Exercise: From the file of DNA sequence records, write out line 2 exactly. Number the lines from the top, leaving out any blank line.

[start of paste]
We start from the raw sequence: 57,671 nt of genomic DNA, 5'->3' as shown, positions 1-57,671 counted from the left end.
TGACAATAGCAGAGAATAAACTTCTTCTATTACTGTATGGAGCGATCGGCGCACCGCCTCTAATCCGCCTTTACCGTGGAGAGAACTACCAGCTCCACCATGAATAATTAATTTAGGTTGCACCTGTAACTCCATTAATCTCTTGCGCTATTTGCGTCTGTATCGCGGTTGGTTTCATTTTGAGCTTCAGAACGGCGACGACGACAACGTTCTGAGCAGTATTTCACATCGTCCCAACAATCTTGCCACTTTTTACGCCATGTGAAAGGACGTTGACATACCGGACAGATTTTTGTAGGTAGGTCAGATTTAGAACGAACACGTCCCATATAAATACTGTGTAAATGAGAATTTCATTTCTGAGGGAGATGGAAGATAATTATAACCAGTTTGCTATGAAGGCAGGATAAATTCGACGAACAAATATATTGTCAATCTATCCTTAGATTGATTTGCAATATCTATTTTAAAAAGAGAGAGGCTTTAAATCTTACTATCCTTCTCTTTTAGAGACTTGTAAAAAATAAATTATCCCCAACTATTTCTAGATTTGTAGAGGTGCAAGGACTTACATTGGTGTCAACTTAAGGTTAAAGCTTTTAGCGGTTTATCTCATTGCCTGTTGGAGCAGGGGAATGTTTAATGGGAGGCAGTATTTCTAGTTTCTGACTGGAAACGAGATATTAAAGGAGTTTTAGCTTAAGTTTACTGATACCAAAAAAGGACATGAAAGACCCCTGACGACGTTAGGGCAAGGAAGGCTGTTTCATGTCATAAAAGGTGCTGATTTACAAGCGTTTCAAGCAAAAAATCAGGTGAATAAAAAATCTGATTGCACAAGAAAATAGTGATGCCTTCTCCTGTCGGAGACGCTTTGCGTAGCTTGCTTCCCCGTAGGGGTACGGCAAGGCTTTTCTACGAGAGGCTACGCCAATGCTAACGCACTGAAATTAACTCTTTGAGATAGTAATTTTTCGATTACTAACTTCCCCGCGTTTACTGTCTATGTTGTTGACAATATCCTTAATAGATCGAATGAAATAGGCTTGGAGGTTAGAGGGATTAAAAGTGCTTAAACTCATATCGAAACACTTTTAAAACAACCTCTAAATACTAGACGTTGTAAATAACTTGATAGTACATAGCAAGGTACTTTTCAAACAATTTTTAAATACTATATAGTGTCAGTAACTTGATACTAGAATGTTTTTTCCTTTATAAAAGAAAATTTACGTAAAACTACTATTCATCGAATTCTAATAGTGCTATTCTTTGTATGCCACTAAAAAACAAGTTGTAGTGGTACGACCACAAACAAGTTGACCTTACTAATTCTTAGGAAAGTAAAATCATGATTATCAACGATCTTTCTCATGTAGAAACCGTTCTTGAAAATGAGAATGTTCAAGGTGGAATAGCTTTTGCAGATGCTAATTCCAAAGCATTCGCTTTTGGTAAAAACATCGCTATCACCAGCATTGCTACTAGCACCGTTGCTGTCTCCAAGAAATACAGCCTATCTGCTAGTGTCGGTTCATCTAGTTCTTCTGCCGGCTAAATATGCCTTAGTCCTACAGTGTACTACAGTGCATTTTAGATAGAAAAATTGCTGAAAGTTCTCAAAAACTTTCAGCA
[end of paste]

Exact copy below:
TGACAATAGCAGAGAATAAACTTCTTCTATTACTGTATGGAGCGATCGGCGCACCGCCTCTAATCCGCCTTTACCGTGGAGAGAACTACCAGCTCCACCATGAATAATTAATTTAGGTTGCACCTGTAACTCCATTAATCTCTTGCGCTATTTGCGTCTGTATCGCGGTTGGTTTCATTTTGAGCTTCAGAACGGCGACGACGACAACGTTCTGAGCAGTATTTCACATCGTCCCAACAATCTTGCCACTTTTTACGCCATGTGAAAGGACGTTGACATACCGGACAGATTTTTGTAGGTAGGTCAGATTTAGAACGAACACGTCCCATATAAATACTGTGTAAATGAGAATTTCATTTCTGAGGGAGATGGAAGATAATTATAACCAGTTTGCTATGAAGGCAGGATAAATTCGACGAACAAATATATTGTCAATCTATCCTTAGATTGATTTGCAATATCTATTTTAAAAAGAGAGAGGCTTTAAATCTTACTATCCTTCTCTTTTAGAGACTTGTAAAAAATAAATTATCCCCAACTATTTCTAGATTTGTAGAGGTGCAAGGACTTACATTGGTGTCAACTTAAGGTTAAAGCTTTTAGCGGTTTATCTCATTGCCTGTTGGAGCAGGGGAATGTTTAATGGGAGGCAGTATTTCTAGTTTCTGACTGGAAACGAGATATTAAAGGAGTTTTAGCTTAAGTTTACTGATACCAAAAAAGGACATGAAAGACCCCTGACGACGTTAGGGCAAGGAAGGCTGTTTCATGTCATAAAAGGTGCTGATTTACAAGCGTTTCAAGCAAAAAATCAGGTGAATAAAAAATCTGATTGCACAAGAAAATAGTGATGCCTTCTCCTGTCGGAGACGCTTTGCGTAGCTTGCTTCCCCGTAGGGGTACGGCAAGGCTTTTCTACGAGAGGCTACGCCAATGCTAACGCACTGAAATTAACTCTTTGAGATAGTAATTTTTCGATTACTAACTTCCCCGCGTTTACTGTCTATGTTGTTGACAATATCCTTAATAGATCGAATGAAATAGGCTTGGAGGTTAGAGGGATTAAAAGTGCTTAAACTCATATCGAAACACTTTTAAAACAACCTCTAAATACTAGACGTTGTAAATAACTTGATAGTACATAGCAAGGTACTTTTCAAACAATTTTTAAATACTATATAGTGTCAGTAACTTGATACTAGAATGTTTTTTCCTTTATAAAAGAAAATTTACGTAAAACTACTATTCATCGAATTCTAATAGTGCTATTCTTTGTATGCCACTAAAAAACAAGTTGTAGTGGTACGACCACAAACAAGTTGACCTTACTAATTCTTAGGAAAGTAAAATCATGATTATCAACGATCTTTCTCATGTAGAAACCGTTCTTGAAAATGAGAATGTTCAAGGTGGAATAGCTTTTGCAGATGCTAATTCCAAAGCATTCGCTTTTGGTAAAAACATCGCTATCACCAGCATTGCTACTAGCACCGTTGCTGTCTCCAAGAAATACAGCCTATCTGCTAGTGTCGGTTCATCTAGTTCTTCTGCCGGCTAAATATGCCTTAGTCCTACAGTGTACTACAGTGCATTTTAGATAGAAAAATTGCTGAAAGTTCTCAAAAACTTTCAGCA